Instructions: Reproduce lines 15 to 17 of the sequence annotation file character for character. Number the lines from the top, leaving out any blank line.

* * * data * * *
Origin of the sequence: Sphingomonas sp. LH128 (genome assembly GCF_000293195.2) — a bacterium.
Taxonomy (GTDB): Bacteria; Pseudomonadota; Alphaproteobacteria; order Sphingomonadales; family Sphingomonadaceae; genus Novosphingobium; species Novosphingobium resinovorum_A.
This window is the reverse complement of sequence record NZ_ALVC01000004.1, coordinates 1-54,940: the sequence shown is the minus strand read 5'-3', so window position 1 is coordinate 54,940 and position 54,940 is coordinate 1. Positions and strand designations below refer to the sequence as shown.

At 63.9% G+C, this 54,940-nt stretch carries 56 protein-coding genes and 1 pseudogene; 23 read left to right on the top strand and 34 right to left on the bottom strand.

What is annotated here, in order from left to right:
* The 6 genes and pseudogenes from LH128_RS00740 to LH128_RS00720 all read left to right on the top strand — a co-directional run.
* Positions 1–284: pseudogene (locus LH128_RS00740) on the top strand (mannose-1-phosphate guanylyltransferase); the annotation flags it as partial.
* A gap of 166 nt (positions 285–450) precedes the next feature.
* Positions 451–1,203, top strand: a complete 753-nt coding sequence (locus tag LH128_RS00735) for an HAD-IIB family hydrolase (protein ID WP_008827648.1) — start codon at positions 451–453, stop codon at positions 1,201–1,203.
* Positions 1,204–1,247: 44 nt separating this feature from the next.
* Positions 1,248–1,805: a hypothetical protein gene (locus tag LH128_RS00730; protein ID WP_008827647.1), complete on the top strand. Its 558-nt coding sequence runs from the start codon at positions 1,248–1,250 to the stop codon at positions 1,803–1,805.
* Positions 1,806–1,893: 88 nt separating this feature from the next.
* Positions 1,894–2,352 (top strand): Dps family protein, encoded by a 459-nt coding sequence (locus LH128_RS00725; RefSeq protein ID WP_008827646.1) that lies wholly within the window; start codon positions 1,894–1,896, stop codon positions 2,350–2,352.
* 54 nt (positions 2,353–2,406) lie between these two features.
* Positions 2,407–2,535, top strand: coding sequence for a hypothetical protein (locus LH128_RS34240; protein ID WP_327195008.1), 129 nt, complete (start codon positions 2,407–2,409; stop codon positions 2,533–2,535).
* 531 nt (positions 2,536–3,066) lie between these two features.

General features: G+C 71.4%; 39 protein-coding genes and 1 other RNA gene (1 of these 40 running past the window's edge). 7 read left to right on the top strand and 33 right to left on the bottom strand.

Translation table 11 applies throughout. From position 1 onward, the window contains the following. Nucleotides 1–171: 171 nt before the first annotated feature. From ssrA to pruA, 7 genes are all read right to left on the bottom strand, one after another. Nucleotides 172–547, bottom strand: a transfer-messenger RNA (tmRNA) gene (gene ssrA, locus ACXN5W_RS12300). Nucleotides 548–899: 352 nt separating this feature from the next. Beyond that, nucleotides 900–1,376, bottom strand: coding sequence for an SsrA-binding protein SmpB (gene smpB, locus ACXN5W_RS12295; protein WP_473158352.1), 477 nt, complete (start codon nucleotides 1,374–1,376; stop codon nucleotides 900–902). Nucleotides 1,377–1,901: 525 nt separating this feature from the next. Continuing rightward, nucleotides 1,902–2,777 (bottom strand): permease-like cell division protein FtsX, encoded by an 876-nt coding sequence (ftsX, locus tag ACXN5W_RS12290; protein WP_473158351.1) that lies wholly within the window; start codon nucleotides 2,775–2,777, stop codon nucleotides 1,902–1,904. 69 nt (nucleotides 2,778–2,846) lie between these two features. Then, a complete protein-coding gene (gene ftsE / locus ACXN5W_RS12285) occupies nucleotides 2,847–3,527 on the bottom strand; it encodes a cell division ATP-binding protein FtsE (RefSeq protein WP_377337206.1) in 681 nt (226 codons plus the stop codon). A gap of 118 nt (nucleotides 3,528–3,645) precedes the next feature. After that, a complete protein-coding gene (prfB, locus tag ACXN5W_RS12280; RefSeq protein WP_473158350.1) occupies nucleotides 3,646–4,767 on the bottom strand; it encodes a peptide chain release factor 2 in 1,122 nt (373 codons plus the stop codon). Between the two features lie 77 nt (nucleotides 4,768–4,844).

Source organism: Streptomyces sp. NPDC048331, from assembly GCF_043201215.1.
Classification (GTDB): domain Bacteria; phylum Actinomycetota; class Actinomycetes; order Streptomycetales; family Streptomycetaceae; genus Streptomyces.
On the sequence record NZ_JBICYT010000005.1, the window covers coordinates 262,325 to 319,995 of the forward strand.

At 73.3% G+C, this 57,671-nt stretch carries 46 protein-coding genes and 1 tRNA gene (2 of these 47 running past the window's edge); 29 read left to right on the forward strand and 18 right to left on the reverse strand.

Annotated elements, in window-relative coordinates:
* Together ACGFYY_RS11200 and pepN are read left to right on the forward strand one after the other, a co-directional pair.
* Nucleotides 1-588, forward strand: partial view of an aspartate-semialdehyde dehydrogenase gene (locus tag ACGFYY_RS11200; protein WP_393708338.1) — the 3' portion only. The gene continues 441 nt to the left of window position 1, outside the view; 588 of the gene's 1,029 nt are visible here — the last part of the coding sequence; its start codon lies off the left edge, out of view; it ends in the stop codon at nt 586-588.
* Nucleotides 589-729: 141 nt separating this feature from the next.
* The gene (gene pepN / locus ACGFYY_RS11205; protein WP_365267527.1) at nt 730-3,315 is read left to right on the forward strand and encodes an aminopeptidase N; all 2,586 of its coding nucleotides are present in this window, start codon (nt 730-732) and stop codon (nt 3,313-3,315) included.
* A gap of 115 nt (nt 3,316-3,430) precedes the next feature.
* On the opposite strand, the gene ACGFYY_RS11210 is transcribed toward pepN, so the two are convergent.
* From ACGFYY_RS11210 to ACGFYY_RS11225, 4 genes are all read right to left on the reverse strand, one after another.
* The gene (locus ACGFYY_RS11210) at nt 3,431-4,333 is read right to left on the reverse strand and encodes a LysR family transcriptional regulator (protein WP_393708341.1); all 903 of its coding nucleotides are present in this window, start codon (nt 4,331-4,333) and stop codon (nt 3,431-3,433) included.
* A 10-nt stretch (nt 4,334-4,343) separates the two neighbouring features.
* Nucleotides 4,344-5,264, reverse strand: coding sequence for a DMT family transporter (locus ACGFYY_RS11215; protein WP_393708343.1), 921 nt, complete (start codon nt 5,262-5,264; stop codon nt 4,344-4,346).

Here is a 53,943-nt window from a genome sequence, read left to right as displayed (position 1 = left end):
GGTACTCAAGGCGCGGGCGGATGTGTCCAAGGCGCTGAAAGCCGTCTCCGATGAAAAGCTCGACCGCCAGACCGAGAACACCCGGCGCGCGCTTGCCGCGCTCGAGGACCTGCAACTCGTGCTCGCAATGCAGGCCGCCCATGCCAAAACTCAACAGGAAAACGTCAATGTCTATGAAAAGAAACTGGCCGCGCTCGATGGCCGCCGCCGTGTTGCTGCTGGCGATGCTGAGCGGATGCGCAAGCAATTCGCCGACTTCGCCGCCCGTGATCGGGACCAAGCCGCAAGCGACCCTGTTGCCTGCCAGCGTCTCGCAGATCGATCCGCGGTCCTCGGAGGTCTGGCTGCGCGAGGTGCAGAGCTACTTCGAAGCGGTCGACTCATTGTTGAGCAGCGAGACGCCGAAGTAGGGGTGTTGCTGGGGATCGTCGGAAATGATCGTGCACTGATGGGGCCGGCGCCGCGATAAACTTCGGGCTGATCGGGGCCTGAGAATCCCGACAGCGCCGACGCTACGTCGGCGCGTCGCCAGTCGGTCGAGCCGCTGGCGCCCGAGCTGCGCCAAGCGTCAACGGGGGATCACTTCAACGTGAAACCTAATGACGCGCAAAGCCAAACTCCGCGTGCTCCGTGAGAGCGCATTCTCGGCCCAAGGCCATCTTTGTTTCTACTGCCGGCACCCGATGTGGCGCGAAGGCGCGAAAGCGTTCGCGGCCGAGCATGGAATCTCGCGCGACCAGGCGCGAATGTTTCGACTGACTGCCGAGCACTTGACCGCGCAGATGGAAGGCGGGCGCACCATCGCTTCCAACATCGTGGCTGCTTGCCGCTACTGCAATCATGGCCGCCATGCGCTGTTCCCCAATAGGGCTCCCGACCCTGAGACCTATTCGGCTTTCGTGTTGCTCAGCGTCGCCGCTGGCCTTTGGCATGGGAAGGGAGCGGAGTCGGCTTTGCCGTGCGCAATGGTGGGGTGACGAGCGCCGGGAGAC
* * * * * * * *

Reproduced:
* Positions 2,407–2,535, top strand: coding sequence for a hypothetical protein (locus LH128_RS34240; protein ID WP_327195008.1), 129 nt, complete (start codon positions 2,407–2,409; stop codon positions 2,533–2,535).
* 531 nt (positions 2,536–3,066) lie between these two features.

General features: G+C 71.4%; 39 protein-coding genes and 1 other RNA gene (1 of these 40 running past the window's edge). 7 read left to right on the top strand and 33 right to left on the bottom strand.